Gov. Whitmer must act now to protect that legacy. To be sure, her options are limited. Without a legislative majority, she cannot eliminate the new work requirement. The law adopted last year by the Legislature, and signed by then-Gov. Snyder, requires her to implement the work requirement as approved in the Trump administration’s waiver. For now, Gov. Whitmer is stuck with the work requirement. But she does have room to implement it in a way that blunts its worst harms. Indeed, if she makes the right choices, she could protect 70,000 or more Michiganders from being thrown off the rolls by that requirement.

The Arkansas experience demonstrates the major implementation problem with Medicaid work requirements: Whenever individuals who comply with or are exempt from those requirements must report their compliance or exemption, the difficulty in navigating a state’s bureaucracy will result in a large fraction of those individuals being erroneously thrown off the rolls. To solve this problem, exemptions from Michigan’s new work requirement must, so far as possible, be determined automatically by state officials — without any need for application or certification by the individual beneficiaries.

The waiver itself provides the basis for further automatic exemptions. It requires Michigan, “[p]rior to implementation” of the work requirement, to “[e]nsure the state will assess areas within the state that experience high rates of unemployment, areas with limited economies and/or educational opportunities, and areas that lack public transportation.” The state must assess those areas “to determine whether there should be further exemptions” from the work requirement so that it “will not be unreasonably burdensome for beneficiaries to meet.”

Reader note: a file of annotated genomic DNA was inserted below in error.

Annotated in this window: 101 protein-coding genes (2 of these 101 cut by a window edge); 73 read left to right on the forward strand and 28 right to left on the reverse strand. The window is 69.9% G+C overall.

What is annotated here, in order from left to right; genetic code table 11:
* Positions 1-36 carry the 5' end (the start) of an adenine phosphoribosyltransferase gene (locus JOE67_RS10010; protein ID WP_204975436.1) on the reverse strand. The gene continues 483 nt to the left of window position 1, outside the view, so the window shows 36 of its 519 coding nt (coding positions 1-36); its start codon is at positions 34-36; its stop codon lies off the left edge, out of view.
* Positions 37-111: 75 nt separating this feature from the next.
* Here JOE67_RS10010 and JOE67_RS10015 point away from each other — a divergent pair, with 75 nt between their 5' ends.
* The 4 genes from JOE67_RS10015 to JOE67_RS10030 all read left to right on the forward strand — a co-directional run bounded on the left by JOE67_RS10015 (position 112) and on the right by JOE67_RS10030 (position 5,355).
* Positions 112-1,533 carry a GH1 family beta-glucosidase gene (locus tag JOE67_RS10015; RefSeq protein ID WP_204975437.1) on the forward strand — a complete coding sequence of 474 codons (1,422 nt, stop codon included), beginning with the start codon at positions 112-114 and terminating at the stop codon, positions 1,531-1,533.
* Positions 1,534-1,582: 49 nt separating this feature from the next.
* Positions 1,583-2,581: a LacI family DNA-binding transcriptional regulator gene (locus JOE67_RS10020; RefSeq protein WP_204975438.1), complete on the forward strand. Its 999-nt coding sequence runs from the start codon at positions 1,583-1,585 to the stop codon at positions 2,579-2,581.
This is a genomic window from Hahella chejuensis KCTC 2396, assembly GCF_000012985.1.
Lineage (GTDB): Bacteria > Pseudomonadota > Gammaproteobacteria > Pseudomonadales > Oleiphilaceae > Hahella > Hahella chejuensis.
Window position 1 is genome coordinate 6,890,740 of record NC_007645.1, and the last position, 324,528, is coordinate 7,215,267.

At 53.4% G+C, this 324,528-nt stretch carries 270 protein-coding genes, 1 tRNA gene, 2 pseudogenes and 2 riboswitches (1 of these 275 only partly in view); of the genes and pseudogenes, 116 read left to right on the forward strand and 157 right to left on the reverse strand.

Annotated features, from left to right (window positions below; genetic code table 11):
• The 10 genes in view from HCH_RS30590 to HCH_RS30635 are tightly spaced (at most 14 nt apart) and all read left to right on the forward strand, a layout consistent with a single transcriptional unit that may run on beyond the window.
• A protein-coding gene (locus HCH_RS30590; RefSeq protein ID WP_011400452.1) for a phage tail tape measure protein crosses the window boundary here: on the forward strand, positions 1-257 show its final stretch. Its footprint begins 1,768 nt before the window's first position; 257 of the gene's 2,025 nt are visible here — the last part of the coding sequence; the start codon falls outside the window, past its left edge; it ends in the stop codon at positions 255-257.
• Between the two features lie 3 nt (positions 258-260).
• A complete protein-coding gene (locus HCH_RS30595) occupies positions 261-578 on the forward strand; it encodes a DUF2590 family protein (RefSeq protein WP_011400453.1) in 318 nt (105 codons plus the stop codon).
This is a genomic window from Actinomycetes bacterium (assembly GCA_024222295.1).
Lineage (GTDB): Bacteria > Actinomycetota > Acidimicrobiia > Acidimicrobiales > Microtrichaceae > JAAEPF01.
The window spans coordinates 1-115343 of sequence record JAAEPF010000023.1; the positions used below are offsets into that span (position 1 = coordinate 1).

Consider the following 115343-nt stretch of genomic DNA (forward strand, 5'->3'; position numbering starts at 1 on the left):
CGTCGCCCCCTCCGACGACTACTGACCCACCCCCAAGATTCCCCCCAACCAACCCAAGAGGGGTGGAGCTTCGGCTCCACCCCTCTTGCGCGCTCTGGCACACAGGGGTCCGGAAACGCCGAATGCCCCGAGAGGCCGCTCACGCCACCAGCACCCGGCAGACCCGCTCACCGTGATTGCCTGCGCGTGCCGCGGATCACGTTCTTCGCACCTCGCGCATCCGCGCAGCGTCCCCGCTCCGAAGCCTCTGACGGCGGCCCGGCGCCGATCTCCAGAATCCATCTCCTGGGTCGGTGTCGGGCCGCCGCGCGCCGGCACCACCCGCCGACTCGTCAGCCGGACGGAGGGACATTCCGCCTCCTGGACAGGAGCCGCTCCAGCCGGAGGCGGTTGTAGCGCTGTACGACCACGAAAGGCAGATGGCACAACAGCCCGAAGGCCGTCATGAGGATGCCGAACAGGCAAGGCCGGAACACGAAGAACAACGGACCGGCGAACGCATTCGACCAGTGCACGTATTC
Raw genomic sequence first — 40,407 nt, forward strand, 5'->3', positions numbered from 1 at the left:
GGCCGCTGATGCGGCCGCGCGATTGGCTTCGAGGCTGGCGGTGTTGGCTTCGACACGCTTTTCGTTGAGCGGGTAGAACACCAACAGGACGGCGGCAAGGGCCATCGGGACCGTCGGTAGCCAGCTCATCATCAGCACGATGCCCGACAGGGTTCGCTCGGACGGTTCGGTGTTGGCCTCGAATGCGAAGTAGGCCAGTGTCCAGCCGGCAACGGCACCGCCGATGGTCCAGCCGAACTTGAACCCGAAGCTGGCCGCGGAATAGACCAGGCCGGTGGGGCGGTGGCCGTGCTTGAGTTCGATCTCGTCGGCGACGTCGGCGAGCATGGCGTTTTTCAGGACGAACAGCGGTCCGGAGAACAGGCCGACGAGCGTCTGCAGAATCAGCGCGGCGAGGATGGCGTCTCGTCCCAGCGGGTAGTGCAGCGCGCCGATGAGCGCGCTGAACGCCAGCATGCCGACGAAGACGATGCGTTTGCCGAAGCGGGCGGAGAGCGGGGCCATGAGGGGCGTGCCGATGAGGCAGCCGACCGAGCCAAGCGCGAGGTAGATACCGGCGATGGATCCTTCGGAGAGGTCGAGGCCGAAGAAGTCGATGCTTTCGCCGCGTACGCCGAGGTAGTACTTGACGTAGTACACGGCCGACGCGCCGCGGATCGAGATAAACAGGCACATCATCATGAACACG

That provision of the waiver — which, remember, was issued by the Trump administration — gives Gov. Whitmer the basis for adding a new administrative exemption for Medicaid recipients in “areas with limited economies.” Such an exemption could substantially reduce the harm of the work requirement.

Gov. Whitmer’s courageous leadership is a major reason why Michigan expanded Medicaid in the first place. It’s time for her to show the same courage in protecting that legacy.

About the author: Samuel R. Bagenstos is law professor at the University of Michigan Law School, a member of the University of Michigan Institute for Healthcare Policy and Innovation and a former principal deputy assistant attorney general at the United States Department of Justice.

This guest commentary first appeared in Bridge Magazine, an online publication of the nonpartisan, nonprofit Center for Michigan.

Recommended for you